Here is the letter I wrote the IOC on their recent decision to punish athletes protesting the homophobic Russian law.
“To whom it may concern,
6. Any form of discrimination with regard to a country or a person on grounds of race,
religion, politics, gender or otherwise is incompatible with belonging to the Olympic
Does that mean the IOC will violate their own charter by punishing athletes who wear pride symbols during the games?
I look forward to your reply.”
This is the response I received
Thank you for your email. To answer your questions, The IOC has a clear rule laid out in the Olympic Charter (Rule 50) which states that the venues of the Olympic Games are not a place for proactive protests or demonstrations. This rule has been in place for many years and aims to separate sport from politics, honour the context of the Olympic Games, and ensure the peaceful gathering of athletes from over 200 nations, officials and spectators from all kinds of different cultures and backgrounds. By its nature, the Olympic Games cannot become a platform for any kind of demonstration and the IOC will not accept any proactive gesture that could harm their spirit and jeopardize their future.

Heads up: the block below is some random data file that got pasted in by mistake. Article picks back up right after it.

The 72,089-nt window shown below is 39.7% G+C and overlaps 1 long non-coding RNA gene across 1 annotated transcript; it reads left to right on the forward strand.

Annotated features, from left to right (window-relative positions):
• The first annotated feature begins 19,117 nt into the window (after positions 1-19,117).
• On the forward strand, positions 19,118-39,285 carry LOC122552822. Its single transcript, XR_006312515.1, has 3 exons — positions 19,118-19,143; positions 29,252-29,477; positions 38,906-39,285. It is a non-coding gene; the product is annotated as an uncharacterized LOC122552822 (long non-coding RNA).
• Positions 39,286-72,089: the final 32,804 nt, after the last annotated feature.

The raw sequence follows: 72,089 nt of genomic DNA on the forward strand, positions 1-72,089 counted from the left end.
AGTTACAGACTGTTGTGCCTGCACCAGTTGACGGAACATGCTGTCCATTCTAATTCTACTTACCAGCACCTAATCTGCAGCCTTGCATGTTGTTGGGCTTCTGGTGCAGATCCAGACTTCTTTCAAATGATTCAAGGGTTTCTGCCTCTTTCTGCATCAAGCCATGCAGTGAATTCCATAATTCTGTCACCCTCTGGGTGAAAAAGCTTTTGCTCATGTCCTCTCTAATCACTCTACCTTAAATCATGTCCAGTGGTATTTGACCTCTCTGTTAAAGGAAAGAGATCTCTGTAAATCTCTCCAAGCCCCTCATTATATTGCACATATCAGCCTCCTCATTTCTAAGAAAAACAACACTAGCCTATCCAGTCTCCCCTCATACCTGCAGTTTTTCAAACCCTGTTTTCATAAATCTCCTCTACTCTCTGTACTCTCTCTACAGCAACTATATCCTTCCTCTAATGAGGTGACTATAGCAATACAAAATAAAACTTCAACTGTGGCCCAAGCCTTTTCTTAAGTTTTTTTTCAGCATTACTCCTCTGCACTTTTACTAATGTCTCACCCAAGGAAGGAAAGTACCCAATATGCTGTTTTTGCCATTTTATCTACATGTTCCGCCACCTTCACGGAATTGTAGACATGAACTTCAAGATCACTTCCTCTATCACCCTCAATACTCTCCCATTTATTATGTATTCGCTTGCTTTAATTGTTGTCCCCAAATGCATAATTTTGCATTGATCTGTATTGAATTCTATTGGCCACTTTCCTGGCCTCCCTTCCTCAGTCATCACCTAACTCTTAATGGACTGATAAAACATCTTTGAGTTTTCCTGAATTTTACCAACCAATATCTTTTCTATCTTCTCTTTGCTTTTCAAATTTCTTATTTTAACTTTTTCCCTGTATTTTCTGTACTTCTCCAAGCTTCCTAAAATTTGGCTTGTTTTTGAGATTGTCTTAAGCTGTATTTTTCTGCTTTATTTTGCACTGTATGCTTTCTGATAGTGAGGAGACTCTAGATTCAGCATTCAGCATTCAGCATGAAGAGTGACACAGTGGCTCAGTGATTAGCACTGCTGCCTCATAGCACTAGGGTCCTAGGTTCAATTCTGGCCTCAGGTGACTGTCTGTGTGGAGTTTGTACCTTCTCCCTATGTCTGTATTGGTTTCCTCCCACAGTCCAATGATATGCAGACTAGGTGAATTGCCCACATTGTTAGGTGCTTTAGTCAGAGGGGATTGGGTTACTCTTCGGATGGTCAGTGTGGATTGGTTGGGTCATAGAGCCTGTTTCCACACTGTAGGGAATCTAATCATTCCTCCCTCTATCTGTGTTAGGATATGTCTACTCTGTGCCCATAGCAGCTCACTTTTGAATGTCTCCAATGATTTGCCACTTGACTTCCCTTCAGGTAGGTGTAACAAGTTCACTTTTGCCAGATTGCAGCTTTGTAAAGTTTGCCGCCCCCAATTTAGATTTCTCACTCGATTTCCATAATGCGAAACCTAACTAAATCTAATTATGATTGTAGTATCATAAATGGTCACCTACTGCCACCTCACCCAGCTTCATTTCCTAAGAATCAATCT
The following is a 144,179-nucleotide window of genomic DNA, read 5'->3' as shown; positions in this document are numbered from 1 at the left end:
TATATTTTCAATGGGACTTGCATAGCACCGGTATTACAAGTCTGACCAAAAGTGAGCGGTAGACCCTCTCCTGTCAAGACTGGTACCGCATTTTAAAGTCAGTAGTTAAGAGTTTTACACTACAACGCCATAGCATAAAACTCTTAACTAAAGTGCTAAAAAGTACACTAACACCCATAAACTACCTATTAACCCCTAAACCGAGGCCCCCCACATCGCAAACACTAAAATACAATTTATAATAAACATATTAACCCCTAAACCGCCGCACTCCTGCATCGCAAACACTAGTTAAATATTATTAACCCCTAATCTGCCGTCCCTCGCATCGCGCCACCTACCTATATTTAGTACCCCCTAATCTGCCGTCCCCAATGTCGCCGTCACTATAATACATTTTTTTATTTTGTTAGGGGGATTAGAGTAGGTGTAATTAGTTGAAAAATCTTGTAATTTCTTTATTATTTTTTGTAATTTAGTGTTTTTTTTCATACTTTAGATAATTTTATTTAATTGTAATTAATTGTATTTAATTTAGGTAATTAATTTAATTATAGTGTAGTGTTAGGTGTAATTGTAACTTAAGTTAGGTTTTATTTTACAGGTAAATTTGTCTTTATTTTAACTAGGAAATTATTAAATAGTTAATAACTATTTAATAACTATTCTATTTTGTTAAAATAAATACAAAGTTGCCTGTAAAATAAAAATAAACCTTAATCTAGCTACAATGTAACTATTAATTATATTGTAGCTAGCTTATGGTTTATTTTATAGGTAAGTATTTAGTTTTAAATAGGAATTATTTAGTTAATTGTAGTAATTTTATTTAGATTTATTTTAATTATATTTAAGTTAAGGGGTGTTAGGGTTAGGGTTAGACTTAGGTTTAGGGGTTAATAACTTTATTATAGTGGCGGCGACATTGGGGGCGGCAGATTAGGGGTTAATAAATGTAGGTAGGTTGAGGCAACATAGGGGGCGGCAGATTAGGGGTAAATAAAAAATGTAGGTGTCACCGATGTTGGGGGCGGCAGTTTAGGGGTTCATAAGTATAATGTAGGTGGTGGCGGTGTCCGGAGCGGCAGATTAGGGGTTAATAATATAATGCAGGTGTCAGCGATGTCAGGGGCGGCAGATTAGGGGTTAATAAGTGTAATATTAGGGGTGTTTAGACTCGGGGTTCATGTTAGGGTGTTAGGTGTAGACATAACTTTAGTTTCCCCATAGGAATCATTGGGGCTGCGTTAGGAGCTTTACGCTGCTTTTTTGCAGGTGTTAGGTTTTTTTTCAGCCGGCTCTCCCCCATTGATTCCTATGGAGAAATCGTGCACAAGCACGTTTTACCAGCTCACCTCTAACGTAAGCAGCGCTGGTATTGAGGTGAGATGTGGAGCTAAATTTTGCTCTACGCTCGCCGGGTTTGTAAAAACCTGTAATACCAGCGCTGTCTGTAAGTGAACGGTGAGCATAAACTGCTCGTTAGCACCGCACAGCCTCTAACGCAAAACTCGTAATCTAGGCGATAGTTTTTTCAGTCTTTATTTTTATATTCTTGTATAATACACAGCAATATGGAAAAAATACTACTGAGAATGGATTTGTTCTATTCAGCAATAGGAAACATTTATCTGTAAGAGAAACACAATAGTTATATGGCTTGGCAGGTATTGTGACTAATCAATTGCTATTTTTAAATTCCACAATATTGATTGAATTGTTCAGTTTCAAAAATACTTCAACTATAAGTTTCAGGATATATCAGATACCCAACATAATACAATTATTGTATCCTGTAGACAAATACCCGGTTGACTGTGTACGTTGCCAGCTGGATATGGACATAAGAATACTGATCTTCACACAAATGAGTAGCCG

That said, the IOC would always treat each case individually and take a sensible approach depending on what was said or done.
I take this opportunity to share with you our position on this matter: “The International Olympic Committee is clear that sport is a human right and should be available to all regardless of race, sex or sexual orientation. The Games themselves should be open to all, free of discrimination, and that applies to spectators, officials, media and of course athletes. We would oppose in the strongest terms any move that would jeopardise this principle.
As you know, this legislation has just been passed into law and it remains to be seen whether and how it will be implemented, particularly as regards the Games in Sochi. As a sporting organisation, what we can do is to continue to work to ensure that the Games can take place without discrimination against athletes, officials, spectators and the media. To that end, the IOC has received assurances from the highest level of government in Russia that the legislation will not affect those attending or taking part in the Games.”
We hope this will be helpful,
Many thanks and best regards
Media Relations Manager
INTERNATIONAL OLYMPIC COMMITTEE
Château de Vidy
1007 Lausanne, Switzerland
Fax +41 (0)21 621 6356”
Clear enough for everyone? Cause it isn’t for me.